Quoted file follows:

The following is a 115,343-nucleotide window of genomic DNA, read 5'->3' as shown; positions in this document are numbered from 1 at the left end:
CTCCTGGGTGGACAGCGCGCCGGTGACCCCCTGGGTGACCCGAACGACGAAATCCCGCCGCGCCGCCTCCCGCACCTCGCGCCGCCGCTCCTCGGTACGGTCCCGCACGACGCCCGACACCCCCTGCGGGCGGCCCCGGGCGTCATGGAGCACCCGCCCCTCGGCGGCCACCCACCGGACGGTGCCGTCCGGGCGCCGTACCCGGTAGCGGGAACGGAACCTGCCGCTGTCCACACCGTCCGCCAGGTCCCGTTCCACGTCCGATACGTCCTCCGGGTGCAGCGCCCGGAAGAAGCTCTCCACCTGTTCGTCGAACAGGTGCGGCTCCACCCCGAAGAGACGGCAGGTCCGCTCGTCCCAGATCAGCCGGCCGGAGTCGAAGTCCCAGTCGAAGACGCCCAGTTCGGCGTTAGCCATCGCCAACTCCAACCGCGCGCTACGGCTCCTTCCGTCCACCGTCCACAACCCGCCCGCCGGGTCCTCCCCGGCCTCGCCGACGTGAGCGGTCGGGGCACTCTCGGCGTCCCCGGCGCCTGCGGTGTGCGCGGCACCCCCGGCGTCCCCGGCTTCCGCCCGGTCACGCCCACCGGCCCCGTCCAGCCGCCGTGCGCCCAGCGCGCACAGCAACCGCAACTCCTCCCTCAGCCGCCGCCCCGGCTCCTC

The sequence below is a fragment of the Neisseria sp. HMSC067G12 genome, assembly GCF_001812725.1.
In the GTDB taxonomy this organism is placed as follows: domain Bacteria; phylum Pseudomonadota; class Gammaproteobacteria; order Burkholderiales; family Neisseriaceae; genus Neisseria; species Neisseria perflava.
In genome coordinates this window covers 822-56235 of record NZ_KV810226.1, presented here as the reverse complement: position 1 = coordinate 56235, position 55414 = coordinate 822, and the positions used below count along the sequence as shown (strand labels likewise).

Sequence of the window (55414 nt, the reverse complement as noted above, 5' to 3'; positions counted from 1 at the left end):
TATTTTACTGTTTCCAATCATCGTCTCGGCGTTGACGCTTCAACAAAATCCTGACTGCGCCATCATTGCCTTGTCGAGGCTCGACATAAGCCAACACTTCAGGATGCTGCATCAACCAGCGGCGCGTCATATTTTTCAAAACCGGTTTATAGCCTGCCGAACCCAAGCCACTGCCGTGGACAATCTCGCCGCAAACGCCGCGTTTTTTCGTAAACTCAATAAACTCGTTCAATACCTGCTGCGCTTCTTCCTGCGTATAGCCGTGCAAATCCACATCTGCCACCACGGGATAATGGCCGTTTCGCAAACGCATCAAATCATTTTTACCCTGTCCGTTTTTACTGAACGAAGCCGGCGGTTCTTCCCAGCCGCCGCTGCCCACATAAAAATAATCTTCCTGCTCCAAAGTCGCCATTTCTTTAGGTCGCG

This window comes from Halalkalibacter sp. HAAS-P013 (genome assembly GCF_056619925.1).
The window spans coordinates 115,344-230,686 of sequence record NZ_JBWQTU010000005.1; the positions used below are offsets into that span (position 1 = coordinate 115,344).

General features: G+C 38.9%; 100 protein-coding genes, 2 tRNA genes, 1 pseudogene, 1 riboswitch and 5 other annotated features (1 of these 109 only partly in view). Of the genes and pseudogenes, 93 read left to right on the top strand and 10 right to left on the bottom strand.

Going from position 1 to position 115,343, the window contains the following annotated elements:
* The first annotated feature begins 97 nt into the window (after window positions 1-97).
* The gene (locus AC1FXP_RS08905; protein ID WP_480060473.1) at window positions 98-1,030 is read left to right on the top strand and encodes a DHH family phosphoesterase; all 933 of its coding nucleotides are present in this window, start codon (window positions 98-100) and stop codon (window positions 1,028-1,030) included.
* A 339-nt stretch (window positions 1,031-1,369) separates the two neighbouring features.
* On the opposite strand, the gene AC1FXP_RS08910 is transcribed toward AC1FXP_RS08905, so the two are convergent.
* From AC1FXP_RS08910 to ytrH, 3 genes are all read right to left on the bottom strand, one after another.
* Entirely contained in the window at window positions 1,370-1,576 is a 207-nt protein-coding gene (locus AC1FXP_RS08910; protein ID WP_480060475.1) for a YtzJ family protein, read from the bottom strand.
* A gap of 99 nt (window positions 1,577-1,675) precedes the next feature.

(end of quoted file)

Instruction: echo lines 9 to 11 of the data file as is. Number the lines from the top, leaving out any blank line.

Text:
The window spans coordinates 115,344-230,686 of sequence record NZ_JBWQTU010000005.1; the positions used below are offsets into that span (position 1 = coordinate 115,344).

General features: G+C 38.9%; 100 protein-coding genes, 2 tRNA genes, 1 pseudogene, 1 riboswitch and 5 other annotated features (1 of these 109 only partly in view). Of the genes and pseudogenes, 93 read left to right on the top strand and 10 right to left on the bottom strand.

Going from position 1 to position 115,343, the window contains the following annotated elements: